The rate of inflation over the past year moved up to 3.4% from 3.1% in the prior month.
Consumer prices rose somewhat faster at the end of 2023 and interrupted a slowdown in inflation, but the recent evidence still points to a further deceleration in the months ahead.
The consumer price index rose 0.3% in December to mark the biggest gain in three months.
The rate of inflation over the past year also moved up to 3.4% from 3.1% in the prior month.
The core rate of inflation, seen as better predictor of future price trends, also rose 0.3% in December. Economists polled by The Wall Street Journal had forecast a 0.3% increase.
The annual rate of core inflation ticked down to 3.9% from 4% in the prior month. That's the first time the rate has dropped below 4% since the middle of 2021.
While the latest CPI report was a bit hotter, it’s unlikely to change any minds at the Federal Reserve. Fed officials see the rate of inflation slowing to less than 2.5% in 2024 and to their 2% target by 2025.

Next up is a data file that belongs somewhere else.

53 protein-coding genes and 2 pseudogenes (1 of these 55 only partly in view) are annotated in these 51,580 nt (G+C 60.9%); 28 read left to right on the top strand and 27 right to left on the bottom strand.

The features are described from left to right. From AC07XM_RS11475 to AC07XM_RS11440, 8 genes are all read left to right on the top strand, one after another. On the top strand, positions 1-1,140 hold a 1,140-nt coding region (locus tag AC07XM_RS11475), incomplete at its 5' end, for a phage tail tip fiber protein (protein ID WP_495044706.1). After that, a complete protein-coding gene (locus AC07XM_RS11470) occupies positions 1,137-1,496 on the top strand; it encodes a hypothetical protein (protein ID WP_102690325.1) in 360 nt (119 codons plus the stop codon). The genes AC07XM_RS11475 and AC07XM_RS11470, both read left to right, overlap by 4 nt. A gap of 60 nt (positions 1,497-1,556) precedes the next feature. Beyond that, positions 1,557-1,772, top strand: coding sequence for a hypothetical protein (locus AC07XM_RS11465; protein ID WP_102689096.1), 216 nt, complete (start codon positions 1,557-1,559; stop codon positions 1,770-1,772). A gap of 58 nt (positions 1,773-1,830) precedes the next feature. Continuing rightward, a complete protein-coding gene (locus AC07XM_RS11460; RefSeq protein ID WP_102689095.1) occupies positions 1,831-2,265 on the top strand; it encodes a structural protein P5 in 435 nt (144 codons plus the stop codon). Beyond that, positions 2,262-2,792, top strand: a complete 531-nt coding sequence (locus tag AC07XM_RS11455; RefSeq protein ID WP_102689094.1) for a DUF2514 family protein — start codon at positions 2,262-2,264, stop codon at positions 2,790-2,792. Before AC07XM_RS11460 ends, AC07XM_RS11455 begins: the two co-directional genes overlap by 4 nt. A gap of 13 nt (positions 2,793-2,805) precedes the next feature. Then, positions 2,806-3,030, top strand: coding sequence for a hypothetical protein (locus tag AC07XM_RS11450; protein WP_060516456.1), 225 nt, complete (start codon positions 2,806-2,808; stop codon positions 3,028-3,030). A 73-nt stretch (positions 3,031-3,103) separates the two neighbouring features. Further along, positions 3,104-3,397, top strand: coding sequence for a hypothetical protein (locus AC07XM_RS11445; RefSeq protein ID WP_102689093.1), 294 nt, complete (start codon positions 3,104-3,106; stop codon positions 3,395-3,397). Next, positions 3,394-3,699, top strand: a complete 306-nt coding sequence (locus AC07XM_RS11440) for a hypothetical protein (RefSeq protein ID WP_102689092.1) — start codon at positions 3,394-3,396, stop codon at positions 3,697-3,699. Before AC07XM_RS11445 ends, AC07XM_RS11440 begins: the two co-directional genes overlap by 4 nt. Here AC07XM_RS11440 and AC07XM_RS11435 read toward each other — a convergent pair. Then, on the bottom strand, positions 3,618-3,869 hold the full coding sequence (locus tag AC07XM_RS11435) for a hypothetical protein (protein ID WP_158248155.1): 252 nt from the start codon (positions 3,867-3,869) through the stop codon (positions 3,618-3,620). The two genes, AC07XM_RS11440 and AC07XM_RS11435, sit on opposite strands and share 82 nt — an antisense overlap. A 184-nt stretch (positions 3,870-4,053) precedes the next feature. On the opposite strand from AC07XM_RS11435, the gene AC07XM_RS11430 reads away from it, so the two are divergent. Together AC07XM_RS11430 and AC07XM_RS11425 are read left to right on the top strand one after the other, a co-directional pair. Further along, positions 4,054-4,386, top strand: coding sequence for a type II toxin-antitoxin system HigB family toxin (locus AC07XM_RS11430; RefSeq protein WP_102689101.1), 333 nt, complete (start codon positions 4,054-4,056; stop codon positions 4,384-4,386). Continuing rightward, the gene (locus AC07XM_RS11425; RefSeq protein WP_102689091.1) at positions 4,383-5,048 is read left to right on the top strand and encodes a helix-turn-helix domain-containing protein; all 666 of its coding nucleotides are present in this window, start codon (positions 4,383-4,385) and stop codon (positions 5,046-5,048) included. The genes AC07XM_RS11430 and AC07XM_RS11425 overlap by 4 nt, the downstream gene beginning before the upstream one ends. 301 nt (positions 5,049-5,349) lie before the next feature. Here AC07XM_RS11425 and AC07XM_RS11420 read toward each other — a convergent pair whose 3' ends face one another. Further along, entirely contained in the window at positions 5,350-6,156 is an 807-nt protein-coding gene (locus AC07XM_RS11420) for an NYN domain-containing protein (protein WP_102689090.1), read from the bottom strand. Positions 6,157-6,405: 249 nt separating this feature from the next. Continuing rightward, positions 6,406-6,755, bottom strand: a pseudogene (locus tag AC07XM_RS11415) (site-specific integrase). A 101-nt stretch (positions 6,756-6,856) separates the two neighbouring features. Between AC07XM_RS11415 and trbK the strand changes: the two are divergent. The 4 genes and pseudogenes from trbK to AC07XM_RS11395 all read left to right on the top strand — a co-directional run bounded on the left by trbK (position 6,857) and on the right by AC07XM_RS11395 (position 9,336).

The report probably won’t encourage the Fed to finalize plans to start cutting rates, either.
Financial markets predict the first rate cut will come in March, but senior Fed officials have suggested for the past few weeks that investors are premature.
On Tuesday, New York Fed chief John Williams said the Fed would likely need to keep U.S. interest rates high “for some time” to make sure inflation returns to the central bank’s 2% target.
The Fed sharply raised interest rates from the spring of 2022 to the summer of 2023 to try to slow the economy and temper the worst bout of inflation since the 1980s.
BIG PICTURE: The Fed has managed to corral runaway inflation without triggering a recession or throwing millions of Americans out of work. Inflation has slowed to just a little over 3% from a peak of 9.1% in the middle of 2022.
Most economists still predict the economy will slow in the first half of 2024 due to higher interest rates, but they are split on the odds of recession.
The jobs market holds the key. The Fed wants to see the supply and demand for labor come into better balance and reduce the upward pressure on wages. Yet as long as unemployment remains low, a recession can probably be avoided.